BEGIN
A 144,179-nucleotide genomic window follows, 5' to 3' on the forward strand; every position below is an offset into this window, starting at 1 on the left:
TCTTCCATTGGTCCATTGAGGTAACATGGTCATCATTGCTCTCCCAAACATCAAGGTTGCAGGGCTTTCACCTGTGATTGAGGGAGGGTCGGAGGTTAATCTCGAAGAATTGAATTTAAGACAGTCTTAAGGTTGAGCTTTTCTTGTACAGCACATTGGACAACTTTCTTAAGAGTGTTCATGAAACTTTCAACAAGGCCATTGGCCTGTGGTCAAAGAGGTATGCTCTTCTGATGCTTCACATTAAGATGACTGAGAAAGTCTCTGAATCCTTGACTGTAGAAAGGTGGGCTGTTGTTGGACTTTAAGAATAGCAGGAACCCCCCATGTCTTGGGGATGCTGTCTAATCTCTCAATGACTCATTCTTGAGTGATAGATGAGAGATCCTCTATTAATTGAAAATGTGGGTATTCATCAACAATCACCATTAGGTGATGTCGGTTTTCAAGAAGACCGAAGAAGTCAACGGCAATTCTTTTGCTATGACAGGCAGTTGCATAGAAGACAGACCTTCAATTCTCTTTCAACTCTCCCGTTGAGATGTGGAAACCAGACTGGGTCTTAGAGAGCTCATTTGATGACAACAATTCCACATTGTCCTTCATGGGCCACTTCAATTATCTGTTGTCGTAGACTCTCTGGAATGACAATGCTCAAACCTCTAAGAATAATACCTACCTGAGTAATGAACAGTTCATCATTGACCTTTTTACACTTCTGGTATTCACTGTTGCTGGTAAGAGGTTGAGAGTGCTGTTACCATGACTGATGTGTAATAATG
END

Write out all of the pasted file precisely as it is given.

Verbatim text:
A 144,179-nucleotide genomic window follows, 5' to 3' on the forward strand; every position below is an offset into this window, starting at 1 on the left:
TCTTCCATTGGTCCATTGAGGTAACATGGTCATCATTGCTCTCCCAAACATCAAGGTTGCAGGGCTTTCACCTGTGATTGAGGGAGGGTCGGAGGTTAATCTCGAAGAATTGAATTTAAGACAGTCTTAAGGTTGAGCTTTTCTTGTACAGCACATTGGACAACTTTCTTAAGAGTGTTCATGAAACTTTCAACAAGGCCATTGGCCTGTGGTCAAAGAGGTATGCTCTTCTGATGCTTCACATTAAGATGACTGAGAAAGTCTCTGAATCCTTGACTGTAGAAAGGTGGGCTGTTGTTGGACTTTAAGAATAGCAGGAACCCCCCATGTCTTGGGGATGCTGTCTAATCTCTCAATGACTCATTCTTGAGTGATAGATGAGAGATCCTCTATTAATTGAAAATGTGGGTATTCATCAACAATCACCATTAGGTGATGTCGGTTTTCAAGAAGACCGAAGAAGTCAACGGCAATTCTTTTGCTATGACAGGCAGTTGCATAGAAGACAGACCTTCAATTCTCTTTCAACTCTCCCGTTGAGATGTGGAAACCAGACTGGGTCTTAGAGAGCTCATTTGATGACAACAATTCCACATTGTCCTTCATGGGCCACTTCAATTATCTGTTGTCGTAGACTCTCTGGAATGACAATGCTCAAACCTCTAAGAATAATACCTACCTGAGTAATGAACAGTTCATCATTGACCTTTTTACACTTCTGGTATTCACTGTTGCTGGTAAGAGGTTGAGAGTGCTGTTACCATGACTGATGTGTAATAATG